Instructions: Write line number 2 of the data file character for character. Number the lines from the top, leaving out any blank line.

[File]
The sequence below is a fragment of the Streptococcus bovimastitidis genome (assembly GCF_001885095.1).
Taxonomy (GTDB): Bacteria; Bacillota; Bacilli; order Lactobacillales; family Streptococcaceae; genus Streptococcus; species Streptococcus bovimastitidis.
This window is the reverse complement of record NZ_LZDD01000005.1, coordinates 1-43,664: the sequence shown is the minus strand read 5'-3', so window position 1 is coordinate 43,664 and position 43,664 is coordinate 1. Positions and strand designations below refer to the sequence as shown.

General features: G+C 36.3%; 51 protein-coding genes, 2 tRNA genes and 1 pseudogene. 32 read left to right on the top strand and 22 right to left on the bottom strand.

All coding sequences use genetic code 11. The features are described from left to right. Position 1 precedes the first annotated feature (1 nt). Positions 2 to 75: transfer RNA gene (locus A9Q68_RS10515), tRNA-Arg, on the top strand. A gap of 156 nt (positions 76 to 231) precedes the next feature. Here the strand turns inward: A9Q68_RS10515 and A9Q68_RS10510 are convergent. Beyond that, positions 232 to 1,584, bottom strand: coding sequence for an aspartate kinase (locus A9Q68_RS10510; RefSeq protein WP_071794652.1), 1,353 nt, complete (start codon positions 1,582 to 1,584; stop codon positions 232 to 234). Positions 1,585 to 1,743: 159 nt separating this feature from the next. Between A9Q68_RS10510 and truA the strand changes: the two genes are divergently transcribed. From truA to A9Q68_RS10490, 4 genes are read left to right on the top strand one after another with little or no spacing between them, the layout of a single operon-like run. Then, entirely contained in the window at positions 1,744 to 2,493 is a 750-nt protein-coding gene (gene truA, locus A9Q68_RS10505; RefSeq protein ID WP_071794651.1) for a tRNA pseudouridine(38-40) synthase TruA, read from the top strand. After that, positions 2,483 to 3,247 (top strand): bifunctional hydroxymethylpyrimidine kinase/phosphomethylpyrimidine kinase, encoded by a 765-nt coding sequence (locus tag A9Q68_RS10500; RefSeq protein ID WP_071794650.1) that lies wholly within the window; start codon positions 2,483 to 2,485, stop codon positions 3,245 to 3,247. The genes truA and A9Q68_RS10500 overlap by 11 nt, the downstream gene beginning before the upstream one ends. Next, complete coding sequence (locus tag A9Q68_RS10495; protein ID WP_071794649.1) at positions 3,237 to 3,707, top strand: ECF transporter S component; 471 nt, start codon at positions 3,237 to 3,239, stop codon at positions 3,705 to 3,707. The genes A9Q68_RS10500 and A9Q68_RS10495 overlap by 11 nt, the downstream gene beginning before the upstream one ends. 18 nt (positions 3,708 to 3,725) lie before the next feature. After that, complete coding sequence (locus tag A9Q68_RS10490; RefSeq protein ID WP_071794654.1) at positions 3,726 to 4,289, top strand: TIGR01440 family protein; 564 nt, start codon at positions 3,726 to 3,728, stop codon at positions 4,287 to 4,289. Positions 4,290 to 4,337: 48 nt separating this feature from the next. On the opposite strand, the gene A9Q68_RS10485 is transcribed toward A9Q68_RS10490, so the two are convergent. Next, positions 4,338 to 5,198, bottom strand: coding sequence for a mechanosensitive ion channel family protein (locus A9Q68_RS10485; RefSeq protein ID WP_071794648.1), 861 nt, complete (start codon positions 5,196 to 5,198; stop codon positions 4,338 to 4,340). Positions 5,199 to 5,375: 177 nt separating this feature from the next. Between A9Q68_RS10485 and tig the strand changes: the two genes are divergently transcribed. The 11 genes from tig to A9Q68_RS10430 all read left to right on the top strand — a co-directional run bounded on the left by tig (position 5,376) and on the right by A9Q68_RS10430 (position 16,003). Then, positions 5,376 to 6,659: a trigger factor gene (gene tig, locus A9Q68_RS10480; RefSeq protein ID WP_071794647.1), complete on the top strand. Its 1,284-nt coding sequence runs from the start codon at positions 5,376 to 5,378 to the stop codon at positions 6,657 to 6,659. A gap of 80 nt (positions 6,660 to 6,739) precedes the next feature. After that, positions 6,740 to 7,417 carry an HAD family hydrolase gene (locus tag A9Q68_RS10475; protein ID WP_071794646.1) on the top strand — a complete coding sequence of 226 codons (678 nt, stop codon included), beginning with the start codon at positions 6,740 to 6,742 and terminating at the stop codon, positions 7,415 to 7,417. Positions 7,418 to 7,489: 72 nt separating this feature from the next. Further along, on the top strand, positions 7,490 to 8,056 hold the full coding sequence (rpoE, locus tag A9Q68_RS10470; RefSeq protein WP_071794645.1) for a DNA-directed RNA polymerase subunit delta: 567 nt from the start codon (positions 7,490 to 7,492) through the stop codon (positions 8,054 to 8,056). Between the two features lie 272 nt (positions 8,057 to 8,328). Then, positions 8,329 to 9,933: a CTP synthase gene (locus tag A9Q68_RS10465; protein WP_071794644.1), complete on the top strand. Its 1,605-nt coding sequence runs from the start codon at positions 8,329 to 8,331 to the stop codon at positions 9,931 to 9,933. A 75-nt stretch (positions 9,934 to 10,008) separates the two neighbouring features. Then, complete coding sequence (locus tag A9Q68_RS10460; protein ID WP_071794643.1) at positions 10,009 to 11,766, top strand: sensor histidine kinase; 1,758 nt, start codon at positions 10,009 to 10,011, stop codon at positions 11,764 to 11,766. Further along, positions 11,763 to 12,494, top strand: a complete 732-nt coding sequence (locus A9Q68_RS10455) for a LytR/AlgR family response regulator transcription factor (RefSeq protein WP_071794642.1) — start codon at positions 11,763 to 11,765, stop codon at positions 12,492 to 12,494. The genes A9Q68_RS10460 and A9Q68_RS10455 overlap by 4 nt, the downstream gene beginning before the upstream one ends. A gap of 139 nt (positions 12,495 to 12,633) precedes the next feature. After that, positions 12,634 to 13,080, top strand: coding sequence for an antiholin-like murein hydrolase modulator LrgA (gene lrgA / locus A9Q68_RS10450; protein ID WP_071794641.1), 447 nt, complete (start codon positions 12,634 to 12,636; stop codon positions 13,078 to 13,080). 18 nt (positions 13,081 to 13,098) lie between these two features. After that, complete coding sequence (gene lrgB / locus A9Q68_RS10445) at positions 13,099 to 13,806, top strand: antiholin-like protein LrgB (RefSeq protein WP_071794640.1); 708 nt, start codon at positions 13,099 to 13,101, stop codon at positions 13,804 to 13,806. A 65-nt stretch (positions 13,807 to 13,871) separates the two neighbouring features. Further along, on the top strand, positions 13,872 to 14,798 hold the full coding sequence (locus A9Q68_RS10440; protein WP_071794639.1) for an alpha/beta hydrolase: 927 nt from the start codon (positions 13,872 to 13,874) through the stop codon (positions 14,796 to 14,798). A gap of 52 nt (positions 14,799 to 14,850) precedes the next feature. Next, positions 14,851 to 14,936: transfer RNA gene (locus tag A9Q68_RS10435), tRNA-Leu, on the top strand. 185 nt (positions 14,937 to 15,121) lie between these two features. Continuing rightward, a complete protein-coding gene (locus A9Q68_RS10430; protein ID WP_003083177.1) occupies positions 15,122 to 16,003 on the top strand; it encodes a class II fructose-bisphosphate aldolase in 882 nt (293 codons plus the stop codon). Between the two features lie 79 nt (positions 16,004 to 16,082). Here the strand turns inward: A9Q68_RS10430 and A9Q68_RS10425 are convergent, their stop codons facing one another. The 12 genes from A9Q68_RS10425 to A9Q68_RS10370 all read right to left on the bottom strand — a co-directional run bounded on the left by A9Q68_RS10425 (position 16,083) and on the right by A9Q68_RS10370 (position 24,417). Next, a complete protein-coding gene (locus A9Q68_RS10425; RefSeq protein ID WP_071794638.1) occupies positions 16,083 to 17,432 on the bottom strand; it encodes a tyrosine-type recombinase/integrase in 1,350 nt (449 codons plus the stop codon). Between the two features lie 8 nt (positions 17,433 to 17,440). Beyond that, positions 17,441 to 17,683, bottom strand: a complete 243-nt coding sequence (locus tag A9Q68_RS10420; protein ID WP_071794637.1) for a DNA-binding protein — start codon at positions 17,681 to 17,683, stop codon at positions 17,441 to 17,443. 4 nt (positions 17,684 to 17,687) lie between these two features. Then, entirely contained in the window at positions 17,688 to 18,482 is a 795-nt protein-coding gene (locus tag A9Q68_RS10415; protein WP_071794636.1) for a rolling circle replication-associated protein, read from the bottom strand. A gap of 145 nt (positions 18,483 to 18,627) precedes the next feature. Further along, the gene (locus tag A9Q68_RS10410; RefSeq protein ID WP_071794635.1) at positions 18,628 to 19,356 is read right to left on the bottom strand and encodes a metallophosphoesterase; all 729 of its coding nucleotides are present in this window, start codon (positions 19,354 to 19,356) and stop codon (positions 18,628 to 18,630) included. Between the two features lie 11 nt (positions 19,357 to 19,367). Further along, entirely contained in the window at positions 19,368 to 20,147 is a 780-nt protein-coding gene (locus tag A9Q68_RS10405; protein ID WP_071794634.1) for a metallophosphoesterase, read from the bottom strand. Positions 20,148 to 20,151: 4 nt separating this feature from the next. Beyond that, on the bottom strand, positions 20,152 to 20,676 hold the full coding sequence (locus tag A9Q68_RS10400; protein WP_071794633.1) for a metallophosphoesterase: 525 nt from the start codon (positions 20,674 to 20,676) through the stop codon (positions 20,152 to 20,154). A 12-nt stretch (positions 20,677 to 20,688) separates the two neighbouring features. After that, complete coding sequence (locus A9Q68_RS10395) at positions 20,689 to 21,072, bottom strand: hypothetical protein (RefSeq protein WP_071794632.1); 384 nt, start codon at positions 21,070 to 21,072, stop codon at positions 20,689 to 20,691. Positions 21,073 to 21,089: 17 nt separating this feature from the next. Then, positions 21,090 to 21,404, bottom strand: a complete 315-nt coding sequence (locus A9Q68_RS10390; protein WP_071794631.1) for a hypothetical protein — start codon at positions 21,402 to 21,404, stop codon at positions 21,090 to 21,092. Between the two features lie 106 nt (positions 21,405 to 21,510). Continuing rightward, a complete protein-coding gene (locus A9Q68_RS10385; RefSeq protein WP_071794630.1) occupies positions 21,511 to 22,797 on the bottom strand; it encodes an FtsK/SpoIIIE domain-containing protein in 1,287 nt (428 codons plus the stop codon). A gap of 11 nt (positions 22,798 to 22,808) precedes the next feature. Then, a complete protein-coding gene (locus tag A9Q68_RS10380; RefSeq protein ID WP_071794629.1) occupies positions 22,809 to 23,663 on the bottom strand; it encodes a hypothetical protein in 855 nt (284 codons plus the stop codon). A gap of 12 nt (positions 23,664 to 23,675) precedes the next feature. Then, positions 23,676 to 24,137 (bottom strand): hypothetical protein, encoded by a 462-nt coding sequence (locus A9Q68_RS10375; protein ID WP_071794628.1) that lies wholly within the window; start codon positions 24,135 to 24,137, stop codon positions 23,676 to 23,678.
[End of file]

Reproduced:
Taxonomy (GTDB): Bacteria; Bacillota; Bacilli; order Lactobacillales; family Streptococcaceae; genus Streptococcus; species Streptococcus bovimastitidis.